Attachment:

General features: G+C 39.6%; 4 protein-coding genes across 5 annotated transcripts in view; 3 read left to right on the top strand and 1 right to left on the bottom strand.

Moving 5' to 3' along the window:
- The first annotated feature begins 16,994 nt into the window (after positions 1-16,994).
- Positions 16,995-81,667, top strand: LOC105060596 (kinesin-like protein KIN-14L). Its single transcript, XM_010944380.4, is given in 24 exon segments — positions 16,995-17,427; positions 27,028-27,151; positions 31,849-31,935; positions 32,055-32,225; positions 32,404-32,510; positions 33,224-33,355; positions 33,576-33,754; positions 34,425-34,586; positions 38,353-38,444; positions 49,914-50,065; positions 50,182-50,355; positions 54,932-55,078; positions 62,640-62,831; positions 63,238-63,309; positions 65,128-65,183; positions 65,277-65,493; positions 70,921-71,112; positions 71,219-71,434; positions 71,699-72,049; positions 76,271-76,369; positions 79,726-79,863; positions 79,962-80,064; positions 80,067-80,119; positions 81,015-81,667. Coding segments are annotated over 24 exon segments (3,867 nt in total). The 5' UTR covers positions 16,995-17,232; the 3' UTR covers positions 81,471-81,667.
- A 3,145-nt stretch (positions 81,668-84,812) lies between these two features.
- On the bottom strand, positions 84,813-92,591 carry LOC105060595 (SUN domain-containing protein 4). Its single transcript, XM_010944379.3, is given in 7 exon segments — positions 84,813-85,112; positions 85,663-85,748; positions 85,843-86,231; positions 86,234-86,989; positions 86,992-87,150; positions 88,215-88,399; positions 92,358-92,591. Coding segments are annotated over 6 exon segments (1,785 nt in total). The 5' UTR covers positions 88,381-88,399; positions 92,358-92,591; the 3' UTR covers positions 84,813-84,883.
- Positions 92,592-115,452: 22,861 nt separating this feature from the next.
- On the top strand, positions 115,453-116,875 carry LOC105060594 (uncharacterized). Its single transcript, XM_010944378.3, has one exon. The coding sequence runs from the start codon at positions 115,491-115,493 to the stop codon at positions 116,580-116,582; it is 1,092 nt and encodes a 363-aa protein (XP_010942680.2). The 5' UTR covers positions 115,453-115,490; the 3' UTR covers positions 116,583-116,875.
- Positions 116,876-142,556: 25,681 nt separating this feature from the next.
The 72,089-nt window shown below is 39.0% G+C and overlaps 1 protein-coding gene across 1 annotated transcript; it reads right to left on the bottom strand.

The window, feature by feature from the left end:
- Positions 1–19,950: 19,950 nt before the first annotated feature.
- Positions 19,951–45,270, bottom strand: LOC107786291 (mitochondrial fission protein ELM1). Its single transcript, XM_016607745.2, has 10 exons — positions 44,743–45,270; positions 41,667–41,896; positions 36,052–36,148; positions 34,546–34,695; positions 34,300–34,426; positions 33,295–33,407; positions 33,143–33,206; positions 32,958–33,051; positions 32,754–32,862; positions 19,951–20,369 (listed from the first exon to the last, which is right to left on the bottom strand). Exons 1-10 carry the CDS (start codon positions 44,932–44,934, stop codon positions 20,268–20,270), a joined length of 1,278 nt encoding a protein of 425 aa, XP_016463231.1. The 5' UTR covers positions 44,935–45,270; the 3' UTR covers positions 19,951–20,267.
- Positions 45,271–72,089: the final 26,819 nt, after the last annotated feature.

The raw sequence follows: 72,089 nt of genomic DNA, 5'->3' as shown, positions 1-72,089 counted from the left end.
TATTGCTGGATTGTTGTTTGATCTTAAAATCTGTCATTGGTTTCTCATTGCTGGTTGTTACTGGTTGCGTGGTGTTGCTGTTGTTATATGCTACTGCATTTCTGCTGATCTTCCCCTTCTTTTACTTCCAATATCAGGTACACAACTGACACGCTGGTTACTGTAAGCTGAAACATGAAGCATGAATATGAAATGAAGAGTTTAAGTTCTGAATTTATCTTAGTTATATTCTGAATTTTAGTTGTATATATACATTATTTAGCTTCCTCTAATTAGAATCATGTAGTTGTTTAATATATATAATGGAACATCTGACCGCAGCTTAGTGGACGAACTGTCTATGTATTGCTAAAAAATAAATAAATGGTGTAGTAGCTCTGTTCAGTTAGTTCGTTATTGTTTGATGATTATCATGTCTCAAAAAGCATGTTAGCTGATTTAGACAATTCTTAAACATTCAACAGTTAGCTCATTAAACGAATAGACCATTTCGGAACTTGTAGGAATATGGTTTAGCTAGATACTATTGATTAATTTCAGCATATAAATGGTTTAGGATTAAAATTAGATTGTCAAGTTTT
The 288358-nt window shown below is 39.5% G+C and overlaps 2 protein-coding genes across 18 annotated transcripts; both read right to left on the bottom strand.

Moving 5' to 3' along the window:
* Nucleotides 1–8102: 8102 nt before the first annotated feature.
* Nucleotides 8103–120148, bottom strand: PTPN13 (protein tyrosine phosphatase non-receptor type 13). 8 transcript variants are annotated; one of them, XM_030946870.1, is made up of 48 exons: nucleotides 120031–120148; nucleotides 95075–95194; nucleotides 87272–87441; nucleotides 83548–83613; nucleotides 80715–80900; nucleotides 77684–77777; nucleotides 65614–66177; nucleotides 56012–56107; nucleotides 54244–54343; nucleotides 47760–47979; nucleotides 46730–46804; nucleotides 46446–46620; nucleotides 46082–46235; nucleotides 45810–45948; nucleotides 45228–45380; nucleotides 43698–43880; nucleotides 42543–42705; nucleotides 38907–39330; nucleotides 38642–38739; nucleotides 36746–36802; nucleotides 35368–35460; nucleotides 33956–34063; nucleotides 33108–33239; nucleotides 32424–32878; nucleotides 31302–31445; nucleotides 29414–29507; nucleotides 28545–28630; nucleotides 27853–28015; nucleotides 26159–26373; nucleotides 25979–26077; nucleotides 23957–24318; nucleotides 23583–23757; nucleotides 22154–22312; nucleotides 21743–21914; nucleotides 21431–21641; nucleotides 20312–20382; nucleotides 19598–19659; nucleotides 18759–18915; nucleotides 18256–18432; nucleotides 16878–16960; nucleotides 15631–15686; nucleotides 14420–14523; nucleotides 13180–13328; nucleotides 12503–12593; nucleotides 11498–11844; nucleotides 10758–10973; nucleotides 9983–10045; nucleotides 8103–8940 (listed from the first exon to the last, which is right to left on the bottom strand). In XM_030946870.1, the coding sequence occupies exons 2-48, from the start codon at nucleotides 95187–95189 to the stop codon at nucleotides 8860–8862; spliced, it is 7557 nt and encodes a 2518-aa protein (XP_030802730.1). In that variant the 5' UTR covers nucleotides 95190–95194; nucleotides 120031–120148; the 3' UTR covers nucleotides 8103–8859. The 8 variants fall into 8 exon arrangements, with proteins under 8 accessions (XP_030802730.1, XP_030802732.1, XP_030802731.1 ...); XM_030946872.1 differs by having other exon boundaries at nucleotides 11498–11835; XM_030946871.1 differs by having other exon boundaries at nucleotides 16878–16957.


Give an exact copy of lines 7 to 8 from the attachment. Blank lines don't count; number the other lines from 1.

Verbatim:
- Positions 92,592-115,452: 22,861 nt separating this feature from the next.
- On the top strand, positions 115,453-116,875 carry LOC105060594 (uncharacterized). Its single transcript, XM_010944378.3, has one exon. The coding sequence runs from the start codon at positions 115,491-115,493 to the stop codon at positions 116,580-116,582; it is 1,092 nt and encodes a 363-aa protein (XP_010942680.2). The 5' UTR covers positions 115,453-115,490; the 3' UTR covers positions 116,583-116,875.